Visit additional Tabor Communication Publications
November 15, 2011
SEATTLE, Nov. 15 -- Appro (http://www.appro.com), a leading provider of supercomputing solutions, today announced the Appro, Sandia and Intel collaboration for a "first of a kind" experimental cluster using the Appro next generation, Xtreme-X Supercomputer architecture. This system is based on Intel's Knights Ferry (KNF) software development platform for the Intel Many Integrated Core (Intel MIC) architecture and will provide a platform to influence important Intel MIC architecture based scalable system designs. Appro plans to showcase its next generation system at SC11 in Seattle, November 14-17. Best practices session of this experimental cluster will be presented at the Appro booth #2312.
This collaboration was based on a common goal of helping Sandia National Laboratories to develop applications for current and future co-processor computational systems, develop new system software capabilities that can support the efficient movement of data to/from the cores in the Intel MIC/CPU heterogeneous compute node and to explore how the Intel MIC architecture can be used for implementations of alternative execution models for exascale computing. This research project will enable better understanding of many-core performance issues and provide an excellent experimental foundation for the development of applications for this new class of platforms. Sandia also would like to explore advanced system software and new programming models for heterogeneous compute nodes.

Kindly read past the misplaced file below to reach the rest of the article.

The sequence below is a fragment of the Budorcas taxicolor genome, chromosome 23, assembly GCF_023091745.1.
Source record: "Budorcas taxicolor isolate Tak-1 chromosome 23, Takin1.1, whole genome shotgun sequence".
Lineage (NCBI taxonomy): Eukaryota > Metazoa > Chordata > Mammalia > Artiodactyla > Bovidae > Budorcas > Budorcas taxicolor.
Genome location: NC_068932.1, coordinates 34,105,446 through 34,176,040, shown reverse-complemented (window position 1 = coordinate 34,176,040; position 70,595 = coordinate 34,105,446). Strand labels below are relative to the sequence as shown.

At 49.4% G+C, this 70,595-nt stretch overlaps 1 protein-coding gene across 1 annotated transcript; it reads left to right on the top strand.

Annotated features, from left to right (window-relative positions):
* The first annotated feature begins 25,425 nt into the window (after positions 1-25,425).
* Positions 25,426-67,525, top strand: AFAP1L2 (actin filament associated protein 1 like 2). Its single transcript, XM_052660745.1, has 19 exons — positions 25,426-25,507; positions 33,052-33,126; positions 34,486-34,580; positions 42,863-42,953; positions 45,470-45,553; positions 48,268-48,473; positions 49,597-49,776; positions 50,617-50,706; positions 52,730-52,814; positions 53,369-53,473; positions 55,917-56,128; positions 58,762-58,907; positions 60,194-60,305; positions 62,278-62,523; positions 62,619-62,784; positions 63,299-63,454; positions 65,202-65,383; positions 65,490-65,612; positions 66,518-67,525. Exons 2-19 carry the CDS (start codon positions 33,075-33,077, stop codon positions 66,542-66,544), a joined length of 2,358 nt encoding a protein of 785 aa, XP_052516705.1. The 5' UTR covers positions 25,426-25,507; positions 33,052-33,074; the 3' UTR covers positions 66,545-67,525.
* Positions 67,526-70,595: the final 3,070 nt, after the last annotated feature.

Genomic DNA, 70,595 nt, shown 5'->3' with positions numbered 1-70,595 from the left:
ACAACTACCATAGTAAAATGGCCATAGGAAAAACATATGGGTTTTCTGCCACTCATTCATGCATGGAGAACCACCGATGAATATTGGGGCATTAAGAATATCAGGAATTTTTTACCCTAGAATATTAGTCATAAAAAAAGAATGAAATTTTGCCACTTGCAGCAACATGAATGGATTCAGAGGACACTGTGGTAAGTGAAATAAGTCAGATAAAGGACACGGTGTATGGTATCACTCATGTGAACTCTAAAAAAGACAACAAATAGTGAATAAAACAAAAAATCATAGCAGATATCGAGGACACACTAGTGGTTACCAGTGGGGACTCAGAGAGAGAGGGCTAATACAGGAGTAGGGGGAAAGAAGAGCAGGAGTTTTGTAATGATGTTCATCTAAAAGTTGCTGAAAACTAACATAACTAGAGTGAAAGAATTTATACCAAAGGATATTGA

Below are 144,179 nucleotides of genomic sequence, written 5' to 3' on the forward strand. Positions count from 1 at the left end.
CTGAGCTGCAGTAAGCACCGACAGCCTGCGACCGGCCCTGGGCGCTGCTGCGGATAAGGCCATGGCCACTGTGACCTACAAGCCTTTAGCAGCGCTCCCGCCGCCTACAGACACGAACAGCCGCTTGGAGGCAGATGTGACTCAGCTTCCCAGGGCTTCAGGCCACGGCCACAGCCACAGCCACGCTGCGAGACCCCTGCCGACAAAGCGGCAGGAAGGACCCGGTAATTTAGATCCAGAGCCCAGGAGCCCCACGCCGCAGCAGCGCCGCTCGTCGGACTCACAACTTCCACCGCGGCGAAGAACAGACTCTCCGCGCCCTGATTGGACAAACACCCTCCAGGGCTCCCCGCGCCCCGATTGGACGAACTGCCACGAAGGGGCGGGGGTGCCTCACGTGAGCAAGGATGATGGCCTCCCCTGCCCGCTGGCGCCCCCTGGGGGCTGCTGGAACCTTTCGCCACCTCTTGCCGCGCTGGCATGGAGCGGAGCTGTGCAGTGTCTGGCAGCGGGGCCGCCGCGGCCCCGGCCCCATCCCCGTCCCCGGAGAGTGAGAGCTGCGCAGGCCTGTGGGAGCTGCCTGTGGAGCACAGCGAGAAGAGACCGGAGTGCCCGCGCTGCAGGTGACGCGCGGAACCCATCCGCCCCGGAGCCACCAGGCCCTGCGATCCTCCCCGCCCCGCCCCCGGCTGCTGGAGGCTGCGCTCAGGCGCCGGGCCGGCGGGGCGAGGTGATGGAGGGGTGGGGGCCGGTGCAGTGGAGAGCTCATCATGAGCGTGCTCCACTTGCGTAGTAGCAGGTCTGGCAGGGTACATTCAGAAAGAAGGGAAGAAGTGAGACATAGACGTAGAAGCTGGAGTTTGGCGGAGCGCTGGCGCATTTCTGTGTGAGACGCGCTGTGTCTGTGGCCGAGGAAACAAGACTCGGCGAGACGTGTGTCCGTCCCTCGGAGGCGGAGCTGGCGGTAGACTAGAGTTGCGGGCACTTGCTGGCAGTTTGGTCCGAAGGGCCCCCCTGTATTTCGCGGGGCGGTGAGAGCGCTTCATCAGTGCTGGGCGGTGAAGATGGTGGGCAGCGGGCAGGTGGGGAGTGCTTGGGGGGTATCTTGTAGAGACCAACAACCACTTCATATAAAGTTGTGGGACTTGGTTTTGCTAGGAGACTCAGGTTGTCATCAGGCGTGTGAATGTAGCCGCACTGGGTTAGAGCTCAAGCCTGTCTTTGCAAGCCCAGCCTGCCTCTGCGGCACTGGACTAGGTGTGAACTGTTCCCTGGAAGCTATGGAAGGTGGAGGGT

"We are excited to bring together Appro's next generation supercomputer based on the latest Intel Xeon processor and Intel MIC architecture to be available for Sandia's experimental cluster research project," said Daniel Kim CEO of Appro. "We are proud to collaborate with Intel on future technologies and Sandia's research expertise to offer the most innovative supercomputing systems, so our industry can enjoy greater choice in processor technologies."
Sandia's Appro Xtreme-X Supercomputer consists of 42 nodes based on Mellanox QDR IB interconnect, delivered in a multiple rack-scale, heterogeneous node architecture and structured in three phases. Phase one is the test bed platform based on the Intel Xeon 5600 processor and Intel's Knights Ferry software development platform delivered by Appro in September, 2011 as a baseline system for Sandia's test work. Phase two is for the system to be upgraded to the future Intel Xeon processor E5 Family sometime in early 2012. Phase three will be for the system to be further upgraded with pre-production Intel's Knights Corner co-processors in 2012. In addition, Appro and Intel will provide the software and licenses required to support functionality of the heterogeneous node and full scale integrated system. This will include application development compilers, libraries and tools for the Knights Ferry platform. The contract between Appro and Sandia also calls for the delivery of a complete factory-integrated and pre-tested system with on-site maintenance services and next business day support response time.